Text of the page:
It’s now common knowledge that residing in or around environments where asbestos is present is harmful to human health. Even though you may hear people talk about asbestos or see buildings being treated for asbestos, it’s not some infestation like mold that develops over time.
Asbestos is actually a silicate-based material that used to be commonly used in building construction for surfaces as common as walls or floor tiles. The risk for many people who live or work in buildings with old flooring is that it’s hard to know if the building has asbestos floor tiles just by looking.
While it can be costly to do so, the safest course of action is to assume that there is in fact asbestos in your tiles and get it treated, especially if your floor was installed in the 1980’s or before, the heyday of asbestos tiling.
Step 1 - Examine the Tiles Closely for Decay
You should examine the material closely to determine its condition. Asbestos will not be harmful if it is fully intact and in good condition. It’s when the material is broken up that you risk releasing the dangerous asbestos fibers into the air, which can then be inhaled. So, if you find that the asbestos is in a bad condition or there is any kind break in it, it would be best to contact an asbestos professional and have them come in to remove the materials before you begin the work of putting in a new floor.
If you don’t find that there’s any cracking or other signs of decay, you can probably safely build over the asbestos with a different material. Again, the stuff isn’t wildly radioactive or anything, just harmful when broken down and inhaled. However, if you can seal intact asbestos underneath a fresh layer of flooring, the overall effect is about as safe as removing the tiles all together.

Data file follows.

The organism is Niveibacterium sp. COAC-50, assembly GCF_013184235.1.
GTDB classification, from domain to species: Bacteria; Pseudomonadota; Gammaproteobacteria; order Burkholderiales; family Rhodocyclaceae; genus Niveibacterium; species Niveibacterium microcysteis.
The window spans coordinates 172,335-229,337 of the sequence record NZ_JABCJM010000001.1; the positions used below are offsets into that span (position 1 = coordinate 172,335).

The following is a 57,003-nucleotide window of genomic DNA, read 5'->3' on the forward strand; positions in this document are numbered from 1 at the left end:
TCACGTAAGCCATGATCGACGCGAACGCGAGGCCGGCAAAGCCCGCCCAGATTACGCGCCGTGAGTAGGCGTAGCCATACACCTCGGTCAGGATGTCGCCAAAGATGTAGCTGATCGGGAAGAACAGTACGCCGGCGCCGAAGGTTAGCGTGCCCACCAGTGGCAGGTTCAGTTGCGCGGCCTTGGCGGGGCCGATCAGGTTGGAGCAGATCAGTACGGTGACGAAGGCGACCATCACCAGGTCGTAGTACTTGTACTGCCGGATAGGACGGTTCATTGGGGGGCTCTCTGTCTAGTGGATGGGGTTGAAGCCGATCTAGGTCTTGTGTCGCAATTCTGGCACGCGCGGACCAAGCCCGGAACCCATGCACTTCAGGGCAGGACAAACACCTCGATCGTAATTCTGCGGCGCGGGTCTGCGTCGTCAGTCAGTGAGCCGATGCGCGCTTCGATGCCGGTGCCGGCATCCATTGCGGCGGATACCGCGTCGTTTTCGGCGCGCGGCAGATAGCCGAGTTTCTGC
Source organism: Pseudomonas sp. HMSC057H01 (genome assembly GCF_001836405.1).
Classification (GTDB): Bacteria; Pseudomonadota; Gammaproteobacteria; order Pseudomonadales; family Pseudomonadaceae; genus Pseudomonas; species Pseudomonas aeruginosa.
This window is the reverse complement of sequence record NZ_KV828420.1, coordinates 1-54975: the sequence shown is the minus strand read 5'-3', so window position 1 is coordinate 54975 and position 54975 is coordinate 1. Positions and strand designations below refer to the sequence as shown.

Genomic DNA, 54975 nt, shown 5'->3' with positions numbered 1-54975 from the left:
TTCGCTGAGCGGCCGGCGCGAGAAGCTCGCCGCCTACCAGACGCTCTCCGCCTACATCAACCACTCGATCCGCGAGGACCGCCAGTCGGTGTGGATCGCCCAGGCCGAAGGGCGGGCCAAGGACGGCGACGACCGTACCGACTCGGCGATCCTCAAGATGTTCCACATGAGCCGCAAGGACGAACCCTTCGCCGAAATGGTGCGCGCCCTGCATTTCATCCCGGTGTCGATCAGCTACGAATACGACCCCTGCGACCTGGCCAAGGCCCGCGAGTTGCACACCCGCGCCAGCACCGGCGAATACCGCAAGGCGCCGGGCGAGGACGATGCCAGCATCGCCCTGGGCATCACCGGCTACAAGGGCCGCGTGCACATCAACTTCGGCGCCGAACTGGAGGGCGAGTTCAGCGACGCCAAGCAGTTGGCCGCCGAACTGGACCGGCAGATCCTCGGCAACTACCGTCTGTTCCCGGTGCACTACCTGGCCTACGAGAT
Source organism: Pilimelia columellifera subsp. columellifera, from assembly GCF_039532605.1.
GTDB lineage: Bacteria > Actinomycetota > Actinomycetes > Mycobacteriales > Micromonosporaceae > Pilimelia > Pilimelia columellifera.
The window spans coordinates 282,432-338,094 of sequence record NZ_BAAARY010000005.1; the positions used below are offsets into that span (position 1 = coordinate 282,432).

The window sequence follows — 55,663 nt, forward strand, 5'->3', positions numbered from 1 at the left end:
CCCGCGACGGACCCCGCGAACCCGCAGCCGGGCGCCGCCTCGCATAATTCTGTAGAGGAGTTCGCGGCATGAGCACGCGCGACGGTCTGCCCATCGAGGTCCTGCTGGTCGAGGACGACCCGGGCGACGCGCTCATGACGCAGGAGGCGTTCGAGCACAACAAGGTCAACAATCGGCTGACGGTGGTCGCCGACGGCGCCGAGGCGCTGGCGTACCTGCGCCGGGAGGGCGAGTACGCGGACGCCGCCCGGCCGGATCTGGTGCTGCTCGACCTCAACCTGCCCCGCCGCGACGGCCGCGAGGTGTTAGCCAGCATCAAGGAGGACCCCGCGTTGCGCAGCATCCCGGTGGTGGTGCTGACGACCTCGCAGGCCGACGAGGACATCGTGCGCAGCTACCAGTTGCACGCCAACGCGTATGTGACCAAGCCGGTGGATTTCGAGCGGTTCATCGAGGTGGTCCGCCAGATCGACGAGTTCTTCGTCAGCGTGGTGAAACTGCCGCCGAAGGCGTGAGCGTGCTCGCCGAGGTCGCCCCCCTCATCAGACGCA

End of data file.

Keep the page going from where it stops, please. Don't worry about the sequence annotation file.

In fact, replacement may be even safer than removal if you can vouch that the old tiles are in good condition, since the process of removing them runs the risk of breaking them and releasing the harmful fibers.
Step 2 - Check for Discoloration
When inspecting the tiles, look for parts that are grayish brown, dark gray, dark brown, or black. Vinyl or asphalt tiles that have these colors in it have a high likelihood of asbestos fibers. One of the main ingredients used in old asbestos tiles was asphalt, so they were primarily made in dark colors only.
Step 3 – Date the Tiles
Another time period that asbestos floors were popular in was between the years of 1920 and 1960. The flooring during this period was usually made in 9-inch squares and is quite a bit thicker than most of the modern vinyl tiles. Keep in mind that the mastic used as an adhesive for these older tiles might also contain some asbestos.
Step 4 – Laboratory Testing
You can easily eliminate all doubt and send a sample of any tiles that you suspect to contain asbestos to a special laboratory for testing. The lab will usually require you to send at least three samples.
Since there is still a chance that asbestos is present in this case, be sure to use a mask when you’re cutting one out your samples.
Step 5 – Collect a Tile Sample
Use a utility knife to cut your samples free and put them into a plastic bag that you should then seal very tightly before sending out. You can cover the area that you cut the sample out of with a large piece of duct tape.
Alternatively, they do sell home testing kits, but given that if the tiles are intact, you’re going to have to make an incision to test either way, the lab may just make more sense.